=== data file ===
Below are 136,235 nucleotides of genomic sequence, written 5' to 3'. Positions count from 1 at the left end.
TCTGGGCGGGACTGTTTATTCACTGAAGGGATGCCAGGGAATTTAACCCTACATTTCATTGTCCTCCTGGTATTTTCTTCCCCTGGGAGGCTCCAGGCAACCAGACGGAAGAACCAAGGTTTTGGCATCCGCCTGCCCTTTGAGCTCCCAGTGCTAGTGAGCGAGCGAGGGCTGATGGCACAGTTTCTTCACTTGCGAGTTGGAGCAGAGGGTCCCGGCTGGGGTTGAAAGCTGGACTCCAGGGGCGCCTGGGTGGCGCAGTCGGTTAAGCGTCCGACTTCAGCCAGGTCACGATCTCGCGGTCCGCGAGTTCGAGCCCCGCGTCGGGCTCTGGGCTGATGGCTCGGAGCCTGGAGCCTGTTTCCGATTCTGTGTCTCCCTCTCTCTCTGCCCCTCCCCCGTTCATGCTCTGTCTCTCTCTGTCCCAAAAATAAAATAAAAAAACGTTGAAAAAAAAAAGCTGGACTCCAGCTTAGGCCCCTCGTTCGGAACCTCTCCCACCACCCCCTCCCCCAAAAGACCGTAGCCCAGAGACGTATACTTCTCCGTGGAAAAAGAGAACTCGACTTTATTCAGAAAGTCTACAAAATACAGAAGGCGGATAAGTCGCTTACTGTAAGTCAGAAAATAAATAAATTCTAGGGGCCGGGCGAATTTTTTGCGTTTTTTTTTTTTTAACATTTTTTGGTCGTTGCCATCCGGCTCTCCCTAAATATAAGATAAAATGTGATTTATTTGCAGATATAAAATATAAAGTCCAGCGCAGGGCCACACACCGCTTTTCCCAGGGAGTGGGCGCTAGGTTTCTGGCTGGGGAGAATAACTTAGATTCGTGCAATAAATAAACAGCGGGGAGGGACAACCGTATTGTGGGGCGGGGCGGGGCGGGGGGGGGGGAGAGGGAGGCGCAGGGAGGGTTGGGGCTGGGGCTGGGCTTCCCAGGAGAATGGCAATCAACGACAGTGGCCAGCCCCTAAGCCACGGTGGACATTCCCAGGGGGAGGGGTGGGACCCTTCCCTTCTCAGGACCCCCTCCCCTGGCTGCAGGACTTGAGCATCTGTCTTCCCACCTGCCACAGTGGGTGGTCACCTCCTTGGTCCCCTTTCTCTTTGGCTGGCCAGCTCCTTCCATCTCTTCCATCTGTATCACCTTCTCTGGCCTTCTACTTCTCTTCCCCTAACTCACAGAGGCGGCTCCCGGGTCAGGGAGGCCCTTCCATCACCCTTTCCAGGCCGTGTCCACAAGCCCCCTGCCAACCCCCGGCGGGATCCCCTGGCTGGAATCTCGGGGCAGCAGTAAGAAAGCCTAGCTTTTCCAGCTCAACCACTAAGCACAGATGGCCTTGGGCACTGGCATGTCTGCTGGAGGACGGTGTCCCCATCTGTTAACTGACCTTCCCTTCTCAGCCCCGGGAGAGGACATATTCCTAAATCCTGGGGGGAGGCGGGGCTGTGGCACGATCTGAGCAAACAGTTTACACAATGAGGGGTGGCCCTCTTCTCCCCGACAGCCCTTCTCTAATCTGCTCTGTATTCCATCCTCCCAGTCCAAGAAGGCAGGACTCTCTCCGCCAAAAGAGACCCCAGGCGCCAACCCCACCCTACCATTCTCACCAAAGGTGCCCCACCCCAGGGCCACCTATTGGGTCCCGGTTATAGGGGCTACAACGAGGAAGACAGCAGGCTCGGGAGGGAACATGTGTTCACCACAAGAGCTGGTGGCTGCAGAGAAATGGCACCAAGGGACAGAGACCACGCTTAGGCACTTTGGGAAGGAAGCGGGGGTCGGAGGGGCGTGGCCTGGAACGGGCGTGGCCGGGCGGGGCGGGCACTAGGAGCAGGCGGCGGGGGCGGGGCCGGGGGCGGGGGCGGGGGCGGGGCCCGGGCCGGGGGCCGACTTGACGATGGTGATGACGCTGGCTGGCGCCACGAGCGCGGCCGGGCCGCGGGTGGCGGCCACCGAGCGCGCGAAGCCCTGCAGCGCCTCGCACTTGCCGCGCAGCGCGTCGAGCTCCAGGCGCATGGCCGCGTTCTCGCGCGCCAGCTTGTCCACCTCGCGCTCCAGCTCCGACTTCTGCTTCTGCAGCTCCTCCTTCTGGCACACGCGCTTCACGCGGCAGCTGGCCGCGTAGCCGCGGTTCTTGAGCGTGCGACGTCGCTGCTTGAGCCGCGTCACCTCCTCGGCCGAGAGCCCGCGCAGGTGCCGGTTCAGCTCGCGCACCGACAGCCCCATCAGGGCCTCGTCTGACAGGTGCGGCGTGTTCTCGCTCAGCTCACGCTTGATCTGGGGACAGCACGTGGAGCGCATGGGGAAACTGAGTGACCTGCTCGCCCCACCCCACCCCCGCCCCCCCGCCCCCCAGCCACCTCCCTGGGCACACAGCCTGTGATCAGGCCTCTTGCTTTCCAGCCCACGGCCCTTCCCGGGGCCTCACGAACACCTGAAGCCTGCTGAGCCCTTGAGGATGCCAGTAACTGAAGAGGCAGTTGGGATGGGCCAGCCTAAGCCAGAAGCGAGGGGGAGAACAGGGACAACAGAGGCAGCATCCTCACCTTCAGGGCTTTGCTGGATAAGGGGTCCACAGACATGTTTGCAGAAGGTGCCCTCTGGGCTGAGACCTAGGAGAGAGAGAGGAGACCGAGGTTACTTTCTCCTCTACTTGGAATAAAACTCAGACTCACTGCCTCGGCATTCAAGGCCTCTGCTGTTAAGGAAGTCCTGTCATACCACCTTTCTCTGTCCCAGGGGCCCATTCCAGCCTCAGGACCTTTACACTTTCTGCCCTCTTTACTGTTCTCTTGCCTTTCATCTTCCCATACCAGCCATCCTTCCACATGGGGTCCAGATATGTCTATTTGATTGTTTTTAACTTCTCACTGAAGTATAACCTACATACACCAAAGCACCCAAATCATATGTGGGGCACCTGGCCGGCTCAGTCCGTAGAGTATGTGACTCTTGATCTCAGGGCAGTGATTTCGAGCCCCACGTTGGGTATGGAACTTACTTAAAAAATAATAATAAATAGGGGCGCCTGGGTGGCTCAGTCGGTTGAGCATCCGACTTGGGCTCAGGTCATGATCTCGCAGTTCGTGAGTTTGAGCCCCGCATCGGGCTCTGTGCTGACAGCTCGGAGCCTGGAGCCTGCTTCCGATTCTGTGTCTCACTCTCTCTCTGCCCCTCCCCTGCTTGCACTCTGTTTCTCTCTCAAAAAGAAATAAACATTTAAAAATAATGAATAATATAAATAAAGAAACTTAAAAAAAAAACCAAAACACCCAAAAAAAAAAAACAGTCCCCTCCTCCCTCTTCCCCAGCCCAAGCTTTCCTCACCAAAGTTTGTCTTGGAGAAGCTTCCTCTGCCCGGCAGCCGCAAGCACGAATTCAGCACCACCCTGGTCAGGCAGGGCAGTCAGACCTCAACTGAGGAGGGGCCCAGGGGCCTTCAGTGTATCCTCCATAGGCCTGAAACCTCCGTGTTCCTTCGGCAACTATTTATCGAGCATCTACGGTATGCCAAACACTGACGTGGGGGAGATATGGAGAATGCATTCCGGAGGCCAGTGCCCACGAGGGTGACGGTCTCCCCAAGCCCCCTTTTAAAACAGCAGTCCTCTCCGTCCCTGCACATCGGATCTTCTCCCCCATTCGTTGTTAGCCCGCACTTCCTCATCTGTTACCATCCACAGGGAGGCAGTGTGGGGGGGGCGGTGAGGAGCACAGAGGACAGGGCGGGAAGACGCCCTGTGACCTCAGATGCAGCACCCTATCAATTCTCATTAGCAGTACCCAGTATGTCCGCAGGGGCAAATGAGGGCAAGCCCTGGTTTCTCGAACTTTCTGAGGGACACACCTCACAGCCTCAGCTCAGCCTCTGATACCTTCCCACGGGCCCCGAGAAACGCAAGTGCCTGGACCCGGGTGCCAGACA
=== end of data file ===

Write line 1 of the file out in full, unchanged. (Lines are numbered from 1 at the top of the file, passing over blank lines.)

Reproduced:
Below are 136,235 nucleotides of genomic sequence, written 5' to 3'. Positions count from 1 at the left end.